Stuart Keeler is an artist of public spaces who organizes exhibitions and multi-platform projects with the collaborative role of “curator” as the conceptual identity of his practice. Is it “public art” or is it art in public space? The role of the artist is challenged by his investigative projects interpreting social praxis as an innovative business model. Keeler aims to model a new process of curatorial practices by engaging with a continuing dialogue in public space centered on the expanded role of the artist. With an MFA from the School at the Art Institute of Chicago (2005), Keeler has exhibited at Gallery 400 UIC, Yerba Buena Center for the Arts, Center on Contemporary Art, Espace-Art Unit, The Hyde Park Art Center, John Michael Kohler Arts Center among others. Innovative curatorial projects include Art 44|46, Chicago, Le Flash! – Atlanta, LEITMOTIF, Nuit Blanche – Toronto. Keeler has completed over 75 public art commissions in North America and Internationally. He is currently completing a commission a the San Diego International Airport with Swaroskvi Crystal–Austria. He currently holds the position of Director/Curator at The Art Gallery of Mississauga, Canada.
Allison Peters Quinn is the Director of Exhibitions at the Hyde Park Art Center (Chicago), where she has curated exhibitions, and produced symposiums, performances and publications since 2004. She has organized significant exhibitions for emerging and established artists such as Cándida Alvarez, Theaster Gates, Kelly Kaczynski, and Bibiana Suárez. She has served on critique panels and taught graduate seminars at the School of the Art Institute of Chicago and The University of Chicago Graham School. Awarded the Ramapo College Curatorial Prize, she has served as juror for the Artadia Award, Efroymson Award, and the Ragdale Foundation. Her writing has appeared in Proximity Magazine and artists’ monographic publications including William Steiger: Transport (2011) and Altogether Mutable: The Work of Mary Lou Zelazny (2009). Allison studied a MA at the Center for Curatorial Studies, Bard College, and a BA at the University of Wisconsin – Madison.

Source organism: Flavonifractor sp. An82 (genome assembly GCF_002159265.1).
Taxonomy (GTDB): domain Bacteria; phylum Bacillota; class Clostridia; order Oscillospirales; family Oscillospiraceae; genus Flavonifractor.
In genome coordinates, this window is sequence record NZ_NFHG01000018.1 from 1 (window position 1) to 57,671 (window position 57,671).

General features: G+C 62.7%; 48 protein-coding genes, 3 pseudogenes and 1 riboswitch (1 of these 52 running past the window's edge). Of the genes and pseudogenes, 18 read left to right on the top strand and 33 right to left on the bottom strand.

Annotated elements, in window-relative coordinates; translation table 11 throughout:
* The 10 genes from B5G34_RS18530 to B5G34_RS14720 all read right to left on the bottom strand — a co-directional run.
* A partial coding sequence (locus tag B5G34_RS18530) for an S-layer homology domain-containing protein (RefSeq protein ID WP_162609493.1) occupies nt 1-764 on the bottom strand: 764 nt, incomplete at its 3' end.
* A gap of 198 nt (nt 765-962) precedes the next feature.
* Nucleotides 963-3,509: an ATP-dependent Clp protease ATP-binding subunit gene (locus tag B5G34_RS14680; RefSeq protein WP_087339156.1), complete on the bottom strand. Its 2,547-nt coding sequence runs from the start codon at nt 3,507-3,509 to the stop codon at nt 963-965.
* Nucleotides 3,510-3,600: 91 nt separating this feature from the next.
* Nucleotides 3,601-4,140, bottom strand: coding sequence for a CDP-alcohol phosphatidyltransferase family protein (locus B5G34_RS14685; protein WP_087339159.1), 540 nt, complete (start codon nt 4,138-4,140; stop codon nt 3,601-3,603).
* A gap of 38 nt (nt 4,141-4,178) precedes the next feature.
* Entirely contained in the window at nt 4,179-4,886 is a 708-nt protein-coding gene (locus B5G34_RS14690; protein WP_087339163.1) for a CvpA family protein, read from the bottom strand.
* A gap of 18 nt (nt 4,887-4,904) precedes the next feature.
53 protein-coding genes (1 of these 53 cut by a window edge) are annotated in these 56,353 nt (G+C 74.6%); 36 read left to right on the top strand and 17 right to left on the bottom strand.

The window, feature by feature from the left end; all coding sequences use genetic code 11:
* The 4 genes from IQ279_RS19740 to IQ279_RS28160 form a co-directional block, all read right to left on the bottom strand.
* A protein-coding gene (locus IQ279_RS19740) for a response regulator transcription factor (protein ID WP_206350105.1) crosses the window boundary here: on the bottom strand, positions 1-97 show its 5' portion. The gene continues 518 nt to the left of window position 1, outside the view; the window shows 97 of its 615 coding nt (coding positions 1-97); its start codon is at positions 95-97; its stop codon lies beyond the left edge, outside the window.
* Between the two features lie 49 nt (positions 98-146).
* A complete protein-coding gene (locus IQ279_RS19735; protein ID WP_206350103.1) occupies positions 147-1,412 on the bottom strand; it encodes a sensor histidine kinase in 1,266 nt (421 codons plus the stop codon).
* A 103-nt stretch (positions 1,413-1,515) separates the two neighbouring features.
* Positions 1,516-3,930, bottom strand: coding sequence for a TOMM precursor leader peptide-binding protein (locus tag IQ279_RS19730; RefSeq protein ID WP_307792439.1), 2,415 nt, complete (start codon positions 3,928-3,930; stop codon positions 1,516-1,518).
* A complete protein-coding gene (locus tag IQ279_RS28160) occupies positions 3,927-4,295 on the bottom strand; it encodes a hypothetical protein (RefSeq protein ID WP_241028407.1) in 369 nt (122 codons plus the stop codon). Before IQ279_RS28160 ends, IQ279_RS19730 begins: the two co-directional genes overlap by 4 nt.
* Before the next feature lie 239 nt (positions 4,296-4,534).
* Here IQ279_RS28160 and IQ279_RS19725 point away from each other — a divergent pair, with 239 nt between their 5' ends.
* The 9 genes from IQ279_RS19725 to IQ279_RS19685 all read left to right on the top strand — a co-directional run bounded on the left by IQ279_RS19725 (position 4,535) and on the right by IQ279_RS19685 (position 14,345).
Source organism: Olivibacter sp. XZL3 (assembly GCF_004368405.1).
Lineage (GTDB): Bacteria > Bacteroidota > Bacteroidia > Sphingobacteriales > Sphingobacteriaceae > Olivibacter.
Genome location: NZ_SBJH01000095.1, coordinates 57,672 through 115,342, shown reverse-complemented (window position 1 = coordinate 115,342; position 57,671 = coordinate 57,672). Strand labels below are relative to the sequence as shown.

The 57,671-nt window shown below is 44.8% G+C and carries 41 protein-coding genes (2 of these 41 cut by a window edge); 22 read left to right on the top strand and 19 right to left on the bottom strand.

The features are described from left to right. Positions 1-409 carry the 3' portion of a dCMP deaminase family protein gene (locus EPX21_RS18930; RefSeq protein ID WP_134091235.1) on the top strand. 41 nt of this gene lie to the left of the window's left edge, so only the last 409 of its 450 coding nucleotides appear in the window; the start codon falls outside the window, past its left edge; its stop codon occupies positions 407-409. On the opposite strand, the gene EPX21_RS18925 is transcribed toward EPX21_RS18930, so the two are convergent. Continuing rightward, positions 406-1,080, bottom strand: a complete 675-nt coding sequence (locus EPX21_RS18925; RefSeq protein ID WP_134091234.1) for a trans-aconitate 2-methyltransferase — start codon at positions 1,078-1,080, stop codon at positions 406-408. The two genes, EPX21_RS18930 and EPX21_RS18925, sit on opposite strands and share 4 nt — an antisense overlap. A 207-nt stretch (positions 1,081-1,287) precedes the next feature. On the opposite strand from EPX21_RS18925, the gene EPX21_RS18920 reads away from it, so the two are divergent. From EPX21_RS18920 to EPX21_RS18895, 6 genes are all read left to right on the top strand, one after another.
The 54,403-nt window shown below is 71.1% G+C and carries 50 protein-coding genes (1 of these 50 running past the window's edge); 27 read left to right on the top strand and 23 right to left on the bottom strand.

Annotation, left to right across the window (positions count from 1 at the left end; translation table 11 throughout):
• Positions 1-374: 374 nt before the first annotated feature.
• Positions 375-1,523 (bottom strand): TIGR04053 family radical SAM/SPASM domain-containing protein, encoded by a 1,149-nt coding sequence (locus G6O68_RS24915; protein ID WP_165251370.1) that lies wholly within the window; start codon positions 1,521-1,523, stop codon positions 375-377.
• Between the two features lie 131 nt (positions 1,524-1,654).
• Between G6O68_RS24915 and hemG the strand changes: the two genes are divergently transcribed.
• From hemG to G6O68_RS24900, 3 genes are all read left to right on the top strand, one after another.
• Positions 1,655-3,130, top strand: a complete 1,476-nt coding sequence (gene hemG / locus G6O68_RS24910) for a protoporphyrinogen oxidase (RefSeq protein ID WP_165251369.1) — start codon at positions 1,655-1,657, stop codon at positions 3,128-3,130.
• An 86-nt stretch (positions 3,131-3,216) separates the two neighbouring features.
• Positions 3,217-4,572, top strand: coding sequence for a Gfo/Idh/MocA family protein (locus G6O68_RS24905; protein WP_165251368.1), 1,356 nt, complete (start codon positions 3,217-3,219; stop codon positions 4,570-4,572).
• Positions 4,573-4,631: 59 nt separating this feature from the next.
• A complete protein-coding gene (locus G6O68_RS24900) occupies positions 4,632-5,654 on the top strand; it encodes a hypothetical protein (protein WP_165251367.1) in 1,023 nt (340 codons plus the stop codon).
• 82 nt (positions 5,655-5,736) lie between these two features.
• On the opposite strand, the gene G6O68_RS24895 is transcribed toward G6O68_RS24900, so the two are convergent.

Founded in 2005, The Green Lantern Press is an artist-run, non-profit press focused on emerging or forgotten texts in order to bridge contemporary experience with historical form. We celebrate the integration of artistic mediums. We celebrate the amateur, the idealist and those who recognize the importance of small independent practice. In a cultural climate where the humanities must often defend themselves, we provide intimate examples of creative thought. Dedicated to the “slow media” approach, the Green Lantern Press conceives each book as a curatorial site; small editions are printed with artist plates, ephemeral inserts and silk screen covers. We are efficient about the material we use, economic about our proportion and intent on local production. More information at www.press.thegreenlantern.org